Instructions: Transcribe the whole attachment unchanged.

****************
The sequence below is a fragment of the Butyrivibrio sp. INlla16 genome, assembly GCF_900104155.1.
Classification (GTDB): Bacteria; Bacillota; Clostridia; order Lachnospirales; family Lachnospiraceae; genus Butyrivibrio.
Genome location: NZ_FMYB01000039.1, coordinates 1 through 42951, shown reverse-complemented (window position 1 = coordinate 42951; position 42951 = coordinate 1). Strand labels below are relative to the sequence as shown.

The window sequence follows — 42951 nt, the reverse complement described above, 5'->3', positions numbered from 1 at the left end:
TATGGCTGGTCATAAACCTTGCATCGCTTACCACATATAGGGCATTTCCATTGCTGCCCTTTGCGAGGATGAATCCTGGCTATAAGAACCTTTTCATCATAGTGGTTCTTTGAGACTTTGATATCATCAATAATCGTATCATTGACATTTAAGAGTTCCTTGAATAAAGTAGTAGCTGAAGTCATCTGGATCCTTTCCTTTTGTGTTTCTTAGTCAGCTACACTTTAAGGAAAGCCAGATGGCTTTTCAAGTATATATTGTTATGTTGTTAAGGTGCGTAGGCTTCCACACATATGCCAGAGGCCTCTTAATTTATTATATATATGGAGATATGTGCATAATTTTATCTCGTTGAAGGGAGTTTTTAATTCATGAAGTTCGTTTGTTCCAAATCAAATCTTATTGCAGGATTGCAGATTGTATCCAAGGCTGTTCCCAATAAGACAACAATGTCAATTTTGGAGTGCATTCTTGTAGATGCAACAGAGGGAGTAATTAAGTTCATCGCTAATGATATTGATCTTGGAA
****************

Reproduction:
The sequence below is a fragment of the Butyrivibrio sp. INlla16 genome, assembly GCF_900104155.1.
Classification (GTDB): Bacteria; Bacillota; Clostridia; order Lachnospirales; family Lachnospiraceae; genus Butyrivibrio.
Genome location: NZ_FMYB01000039.1, coordinates 1 through 42951, shown reverse-complemented (window position 1 = coordinate 42951; position 42951 = coordinate 1). Strand labels below are relative to the sequence as shown.

The window sequence follows — 42951 nt, the reverse complement described above, 5'->3', positions numbered from 1 at the left end:
TATGGCTGGTCATAAACCTTGCATCGCTTACCACATATAGGGCATTTCCATTGCTGCCCTTTGCGAGGATGAATCCTGGCTATAAGAACCTTTTCATCATAGTGGTTCTTTGAGACTTTGATATCATCAATAATCGTATCATTGACATTTAAGAGTTCCTTGAATAAAGTAGTAGCTGAAGTCATCTGGATCCTTTCCTTTTGTGTTTCTTAGTCAGCTACACTTTAAGGAAAGCCAGATGGCTTTTCAAGTATATATTGTTATGTTGTTAAGGTGCGTAGGCTTCCACACATATGCCAGAGGCCTCTTAATTTATTATATATATGGAGATATGTGCATAATTTTATCTCGTTGAAGGGAGTTTTTAATTCATGAAGTTCGTTTGTTCCAAATCAAATCTTATTGCAGGATTGCAGATTGTATCCAAGGCTGTTCCCAATAAGACAACAATGTCAATTTTGGAGTGCATTCTTGTAGATGCAACAGAGGGAGTAATTAAGTTCATCGCTAATGATATTGATCTTGGAA